this week in unintentionally grim-sounding recruiting headlines
The case against Al Montoya
Three goals on fourteen shots. Three goals. On fourteen shots. Second period: two goals on four shots.
Do you believe in statistics? It's a simple question. Either you're the kind of person who believes that discrete game events are meaningful or you aren't. Do you believe that "momentum" is a meaningful concept? Do you think that hundreds of events can be significantly different from hundreds of other similar events? If you are, stop reading now.
This year, Al Montoya's save percentage of .891 ranks 71st of 75 goaltenders who have played at least a third of their team's minutes. Last year his .917 ranked 22nd. To put this in better perspective, last year if you took a shot at Montoya you had an 8.3 percent chance of scoring. This year you would have a 10.9 percent chance of scoring. That's a 31 percent increase!
Is Michigan a worse defensive team? Are the quality of shots he faces significantly better? Last year two skaters departed, C Dwight Helminen and D Andy Burnes. Michigan returned six defensemen who saw significant playing time last year. Burnes, while a steady performer, was no All-American. There were no additions to the defensive corps but players, especially young ones, generally improve from year to year. How about shots against? Shots against are usually an indicator of defensive quality. Last year, Montoya faced 960 shots over the course of 40 games, or 24 a game. This year he's faced 694 shots in 32 games, or 21.7 a game. He's facing fewer shots!
Montoya is playing behind essentially the same team, except it's a year older. He's playing in a down CCHA. He's facing fewer shots. He's letting in more of them, often in absolutely ridiculous fashion--witness his duck-waddle out of the goal against Notre Dame on Friday.
It's too late now to make the goalie job subject to real competition, but Montoya has failed, failed, failed this year. The only thing that has bailed him out is TJ Hensick and the nation's top scoring offense. I hate to criticize Berenson, but I think that his handling of the situation--staunch backing of Montoya and blame on the defense--has exacerbated the situation. Montoya is clearly lacking focus, perhaps because of the bright lights of NYC, but his job has not been threatened. He's sleepwalking through the season, and we're relying on him to wake up at the right time.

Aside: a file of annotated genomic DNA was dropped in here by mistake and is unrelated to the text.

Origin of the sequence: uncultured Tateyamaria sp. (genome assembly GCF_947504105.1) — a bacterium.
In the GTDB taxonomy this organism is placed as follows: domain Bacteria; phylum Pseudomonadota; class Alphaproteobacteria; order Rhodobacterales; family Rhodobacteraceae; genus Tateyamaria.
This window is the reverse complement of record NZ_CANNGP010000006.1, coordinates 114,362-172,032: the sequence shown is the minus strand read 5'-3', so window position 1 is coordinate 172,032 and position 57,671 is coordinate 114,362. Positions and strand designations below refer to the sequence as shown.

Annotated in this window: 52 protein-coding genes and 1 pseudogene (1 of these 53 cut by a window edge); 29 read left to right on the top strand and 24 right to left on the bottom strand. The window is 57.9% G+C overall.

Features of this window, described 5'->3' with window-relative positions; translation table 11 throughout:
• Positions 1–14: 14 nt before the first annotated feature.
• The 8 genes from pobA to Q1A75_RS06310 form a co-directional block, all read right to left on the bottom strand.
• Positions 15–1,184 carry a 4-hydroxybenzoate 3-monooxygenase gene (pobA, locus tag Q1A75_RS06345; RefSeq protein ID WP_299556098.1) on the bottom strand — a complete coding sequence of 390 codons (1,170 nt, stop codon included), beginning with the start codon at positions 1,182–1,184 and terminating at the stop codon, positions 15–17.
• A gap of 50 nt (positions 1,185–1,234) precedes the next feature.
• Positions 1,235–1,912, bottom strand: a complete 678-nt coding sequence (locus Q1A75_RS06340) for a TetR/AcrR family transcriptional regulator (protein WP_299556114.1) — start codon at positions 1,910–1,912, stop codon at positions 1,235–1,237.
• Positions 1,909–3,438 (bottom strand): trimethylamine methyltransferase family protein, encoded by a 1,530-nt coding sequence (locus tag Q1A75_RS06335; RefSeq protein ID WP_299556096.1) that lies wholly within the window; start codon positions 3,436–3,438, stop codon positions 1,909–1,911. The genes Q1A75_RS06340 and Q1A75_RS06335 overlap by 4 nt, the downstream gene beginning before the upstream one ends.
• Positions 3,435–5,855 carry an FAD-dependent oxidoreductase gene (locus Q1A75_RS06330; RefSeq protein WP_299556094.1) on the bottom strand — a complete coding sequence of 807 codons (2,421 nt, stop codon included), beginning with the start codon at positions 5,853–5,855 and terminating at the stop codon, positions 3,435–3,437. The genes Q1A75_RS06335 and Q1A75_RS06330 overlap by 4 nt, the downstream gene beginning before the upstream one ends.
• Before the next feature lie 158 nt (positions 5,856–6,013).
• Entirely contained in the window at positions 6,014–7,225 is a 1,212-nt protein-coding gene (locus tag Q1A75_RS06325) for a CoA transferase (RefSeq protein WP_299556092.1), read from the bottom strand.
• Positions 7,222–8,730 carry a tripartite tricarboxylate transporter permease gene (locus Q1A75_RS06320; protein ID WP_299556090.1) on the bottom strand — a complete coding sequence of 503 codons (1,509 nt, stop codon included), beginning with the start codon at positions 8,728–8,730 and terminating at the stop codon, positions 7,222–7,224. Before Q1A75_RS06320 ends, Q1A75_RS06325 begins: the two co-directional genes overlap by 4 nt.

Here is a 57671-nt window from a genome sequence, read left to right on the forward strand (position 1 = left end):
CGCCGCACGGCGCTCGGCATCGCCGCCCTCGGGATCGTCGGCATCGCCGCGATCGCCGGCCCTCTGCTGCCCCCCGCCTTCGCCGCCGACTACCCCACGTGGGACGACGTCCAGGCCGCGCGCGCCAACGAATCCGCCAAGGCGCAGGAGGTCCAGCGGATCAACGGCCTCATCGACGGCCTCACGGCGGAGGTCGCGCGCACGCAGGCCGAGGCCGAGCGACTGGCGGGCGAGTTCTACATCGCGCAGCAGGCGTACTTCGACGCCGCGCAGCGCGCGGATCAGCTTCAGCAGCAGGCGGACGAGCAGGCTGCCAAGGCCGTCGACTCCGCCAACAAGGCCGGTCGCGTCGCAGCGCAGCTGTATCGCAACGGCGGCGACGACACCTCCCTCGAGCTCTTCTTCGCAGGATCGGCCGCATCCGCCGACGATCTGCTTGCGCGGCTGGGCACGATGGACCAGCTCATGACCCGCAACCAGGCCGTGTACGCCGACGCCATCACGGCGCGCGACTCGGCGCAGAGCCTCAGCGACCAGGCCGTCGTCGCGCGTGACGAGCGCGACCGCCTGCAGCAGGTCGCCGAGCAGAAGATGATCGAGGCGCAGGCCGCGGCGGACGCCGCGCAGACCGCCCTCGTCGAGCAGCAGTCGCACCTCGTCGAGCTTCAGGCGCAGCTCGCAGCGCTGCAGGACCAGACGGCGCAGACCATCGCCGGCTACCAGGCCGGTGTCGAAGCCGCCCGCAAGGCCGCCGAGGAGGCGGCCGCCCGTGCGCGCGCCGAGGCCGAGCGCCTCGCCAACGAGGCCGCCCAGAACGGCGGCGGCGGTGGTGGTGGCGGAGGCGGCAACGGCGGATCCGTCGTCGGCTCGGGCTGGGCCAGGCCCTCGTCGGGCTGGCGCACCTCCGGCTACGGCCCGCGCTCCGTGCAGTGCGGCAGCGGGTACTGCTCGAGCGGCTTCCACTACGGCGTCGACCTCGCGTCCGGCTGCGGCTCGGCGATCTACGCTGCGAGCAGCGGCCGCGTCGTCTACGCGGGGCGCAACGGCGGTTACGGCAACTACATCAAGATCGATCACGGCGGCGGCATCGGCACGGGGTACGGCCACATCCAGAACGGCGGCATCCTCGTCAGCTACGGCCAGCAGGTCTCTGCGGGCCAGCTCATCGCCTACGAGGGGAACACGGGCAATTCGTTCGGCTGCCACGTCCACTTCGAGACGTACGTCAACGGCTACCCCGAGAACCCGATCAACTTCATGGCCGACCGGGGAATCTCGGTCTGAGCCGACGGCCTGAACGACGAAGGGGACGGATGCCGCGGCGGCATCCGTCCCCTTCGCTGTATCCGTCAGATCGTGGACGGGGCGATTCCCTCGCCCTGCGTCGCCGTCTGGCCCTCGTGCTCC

He's 71st in save percentage. He has been absolutely substandard. To dispute this is to abandon common sense and your own lying eyes. If you're a Michigan fan, you've seen the gaping five hole, the inappropriate wandering out of the crease, the unneccessary chippiness that was cute when Montoya was a freshman but is no longer, the positioning that is unquestionably sloppy and wrong. You may have seen his fantastic saves in-between, sure. But you know and I know that Montoya's had almost 700 opportunities to prove himself this year. The only thing he's proven?
Al Montoya is one of the worst goalies in the country. Period.
He can perform at an extremely high level. He has the kind of ceiling that made him a top-ten NHL draft pick. He's shown that he excels in pressure packed situations, and believe me, he's going to be going into one. But let's put away the tired charade that Montoya has played well and that his defense is to blame. He has been awful. If he does not improve Michigan will flame out in this year's NCAA tournament.
I think Michigan is much weaker defensively this year. Losing Burnes hurt a lot, and Helminen did win defensive forward of the year in the CCHA. The combination of Cook/Dest/Martens is a pretty scary one.
Also, I think most goalies will tell you that facing fewer shots can be tougher. People used to rip on Josh Blackburn always giving up a goal on the first shot of the game, but when that shot comes 7 or 8 minutes into a game, it's a tough save to make. Most goalies would rather constantly face shots than stand around for a couple minutes.
The other thing with Montoya is that the statistics don't tell the whole story. It has seemed to me that Montoya has given up a bunch of goals when the game was already in hand. If he gives up a couple goals when Michigan already has a 4 or 5 goal lead, what does it matter?
Again, I'll agree he hasn't been spectacular, but he's been getting wins, and you can never complain too much about that.
The defense has been good and the offense, as you mention, is the best in country. The one thing holding back Michigan right now is goaltending.
Hopefully Red Berenson and Montoya will get it taken care of, the sooner the better. If not, Michigan will make a quick exit from the NCAA tourney.